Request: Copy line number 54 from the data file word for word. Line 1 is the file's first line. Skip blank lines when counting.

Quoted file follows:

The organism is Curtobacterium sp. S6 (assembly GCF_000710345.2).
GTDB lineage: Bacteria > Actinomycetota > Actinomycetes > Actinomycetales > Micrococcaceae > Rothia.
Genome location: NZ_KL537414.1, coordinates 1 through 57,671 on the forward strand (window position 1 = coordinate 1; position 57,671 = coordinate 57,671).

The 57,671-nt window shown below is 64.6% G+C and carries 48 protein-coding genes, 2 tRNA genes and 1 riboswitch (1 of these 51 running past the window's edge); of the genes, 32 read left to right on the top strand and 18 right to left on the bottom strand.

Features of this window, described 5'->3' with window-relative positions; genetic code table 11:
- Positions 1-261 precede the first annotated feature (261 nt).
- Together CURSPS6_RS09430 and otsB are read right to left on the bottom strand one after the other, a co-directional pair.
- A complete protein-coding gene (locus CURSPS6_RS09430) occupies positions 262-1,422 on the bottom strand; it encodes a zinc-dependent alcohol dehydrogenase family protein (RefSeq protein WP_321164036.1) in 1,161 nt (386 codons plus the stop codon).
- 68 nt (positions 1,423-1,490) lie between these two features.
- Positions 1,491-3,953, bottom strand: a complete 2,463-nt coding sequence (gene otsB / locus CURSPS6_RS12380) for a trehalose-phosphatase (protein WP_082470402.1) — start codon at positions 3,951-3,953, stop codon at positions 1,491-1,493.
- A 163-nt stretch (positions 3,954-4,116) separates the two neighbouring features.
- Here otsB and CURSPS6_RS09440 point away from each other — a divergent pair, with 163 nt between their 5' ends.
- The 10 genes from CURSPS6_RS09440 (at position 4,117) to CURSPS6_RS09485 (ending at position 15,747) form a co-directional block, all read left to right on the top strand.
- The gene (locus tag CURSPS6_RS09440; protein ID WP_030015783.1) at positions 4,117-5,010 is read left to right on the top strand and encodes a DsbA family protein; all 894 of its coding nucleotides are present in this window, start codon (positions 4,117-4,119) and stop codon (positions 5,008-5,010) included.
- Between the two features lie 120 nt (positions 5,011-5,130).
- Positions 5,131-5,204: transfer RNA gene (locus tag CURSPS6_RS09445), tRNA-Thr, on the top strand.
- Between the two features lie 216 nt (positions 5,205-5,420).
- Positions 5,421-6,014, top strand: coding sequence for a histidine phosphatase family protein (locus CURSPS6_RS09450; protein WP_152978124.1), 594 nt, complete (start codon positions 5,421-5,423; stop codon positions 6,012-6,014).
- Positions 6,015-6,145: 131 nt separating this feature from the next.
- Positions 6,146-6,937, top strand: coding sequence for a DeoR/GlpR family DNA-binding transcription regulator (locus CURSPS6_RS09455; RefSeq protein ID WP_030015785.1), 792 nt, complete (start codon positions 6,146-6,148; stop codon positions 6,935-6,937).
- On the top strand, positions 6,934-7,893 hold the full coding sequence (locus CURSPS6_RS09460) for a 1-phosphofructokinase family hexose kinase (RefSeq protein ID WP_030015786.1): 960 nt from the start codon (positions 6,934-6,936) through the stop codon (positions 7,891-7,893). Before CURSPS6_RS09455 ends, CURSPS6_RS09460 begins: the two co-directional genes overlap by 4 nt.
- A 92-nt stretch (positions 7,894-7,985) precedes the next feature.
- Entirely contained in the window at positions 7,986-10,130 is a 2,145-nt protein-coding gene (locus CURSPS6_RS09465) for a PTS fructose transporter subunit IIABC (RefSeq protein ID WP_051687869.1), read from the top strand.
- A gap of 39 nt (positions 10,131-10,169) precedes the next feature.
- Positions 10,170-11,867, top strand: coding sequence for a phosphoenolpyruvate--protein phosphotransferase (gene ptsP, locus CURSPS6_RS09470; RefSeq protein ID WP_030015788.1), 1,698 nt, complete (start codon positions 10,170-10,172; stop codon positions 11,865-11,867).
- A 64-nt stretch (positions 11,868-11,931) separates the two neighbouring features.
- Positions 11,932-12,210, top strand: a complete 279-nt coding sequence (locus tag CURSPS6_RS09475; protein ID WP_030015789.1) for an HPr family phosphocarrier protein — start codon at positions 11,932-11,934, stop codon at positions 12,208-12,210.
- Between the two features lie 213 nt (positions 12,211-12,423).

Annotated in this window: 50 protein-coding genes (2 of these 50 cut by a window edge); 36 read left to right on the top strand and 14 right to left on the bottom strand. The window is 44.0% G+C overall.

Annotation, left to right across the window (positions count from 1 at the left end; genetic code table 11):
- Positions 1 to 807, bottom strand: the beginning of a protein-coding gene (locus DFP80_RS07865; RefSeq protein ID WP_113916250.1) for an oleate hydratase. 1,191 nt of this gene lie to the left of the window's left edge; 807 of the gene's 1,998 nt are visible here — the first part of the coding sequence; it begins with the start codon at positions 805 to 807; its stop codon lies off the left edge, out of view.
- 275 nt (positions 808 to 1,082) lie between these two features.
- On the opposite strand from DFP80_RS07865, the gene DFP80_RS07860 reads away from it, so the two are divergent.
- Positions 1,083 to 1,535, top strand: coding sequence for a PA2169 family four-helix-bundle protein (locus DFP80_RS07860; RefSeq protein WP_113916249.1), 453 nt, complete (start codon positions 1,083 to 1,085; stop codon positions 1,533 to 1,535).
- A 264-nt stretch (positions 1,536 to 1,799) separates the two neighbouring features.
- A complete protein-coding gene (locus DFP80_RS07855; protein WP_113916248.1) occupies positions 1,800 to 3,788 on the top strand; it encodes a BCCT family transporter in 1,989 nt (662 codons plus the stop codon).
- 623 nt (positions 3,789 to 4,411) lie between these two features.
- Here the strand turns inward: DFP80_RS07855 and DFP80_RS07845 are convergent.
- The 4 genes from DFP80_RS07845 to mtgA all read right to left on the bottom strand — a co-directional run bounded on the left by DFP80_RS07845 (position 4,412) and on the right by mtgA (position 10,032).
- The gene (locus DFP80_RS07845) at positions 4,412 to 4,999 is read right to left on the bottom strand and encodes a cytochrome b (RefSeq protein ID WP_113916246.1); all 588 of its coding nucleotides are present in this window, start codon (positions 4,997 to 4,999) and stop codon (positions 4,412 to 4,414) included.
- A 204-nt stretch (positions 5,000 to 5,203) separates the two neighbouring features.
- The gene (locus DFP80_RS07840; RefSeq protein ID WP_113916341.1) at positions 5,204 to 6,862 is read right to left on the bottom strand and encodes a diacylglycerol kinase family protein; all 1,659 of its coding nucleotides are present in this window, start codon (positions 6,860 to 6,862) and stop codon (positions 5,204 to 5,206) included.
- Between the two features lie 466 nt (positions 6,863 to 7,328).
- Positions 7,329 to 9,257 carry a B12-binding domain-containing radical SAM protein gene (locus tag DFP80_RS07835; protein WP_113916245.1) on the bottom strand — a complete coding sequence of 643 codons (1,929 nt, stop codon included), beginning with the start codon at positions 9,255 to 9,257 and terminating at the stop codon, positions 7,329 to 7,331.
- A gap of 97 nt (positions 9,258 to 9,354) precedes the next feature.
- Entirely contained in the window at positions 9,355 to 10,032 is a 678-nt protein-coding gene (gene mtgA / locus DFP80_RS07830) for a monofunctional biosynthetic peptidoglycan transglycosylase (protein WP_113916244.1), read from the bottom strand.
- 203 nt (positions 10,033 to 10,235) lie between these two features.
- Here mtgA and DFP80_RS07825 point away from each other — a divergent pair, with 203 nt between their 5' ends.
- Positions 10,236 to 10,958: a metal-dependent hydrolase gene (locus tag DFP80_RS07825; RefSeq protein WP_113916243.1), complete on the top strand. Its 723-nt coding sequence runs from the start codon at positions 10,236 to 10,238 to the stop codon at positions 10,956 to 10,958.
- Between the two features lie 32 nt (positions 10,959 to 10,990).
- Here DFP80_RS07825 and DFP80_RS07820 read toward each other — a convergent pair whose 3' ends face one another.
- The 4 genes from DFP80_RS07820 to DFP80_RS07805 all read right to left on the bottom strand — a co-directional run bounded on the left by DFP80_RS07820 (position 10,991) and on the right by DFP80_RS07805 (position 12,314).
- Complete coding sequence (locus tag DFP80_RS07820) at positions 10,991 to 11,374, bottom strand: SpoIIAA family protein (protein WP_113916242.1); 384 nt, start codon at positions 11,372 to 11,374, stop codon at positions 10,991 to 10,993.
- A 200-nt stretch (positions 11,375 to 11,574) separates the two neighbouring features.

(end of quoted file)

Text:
- A 200-nt stretch (positions 11,375 to 11,574) separates the two neighbouring features.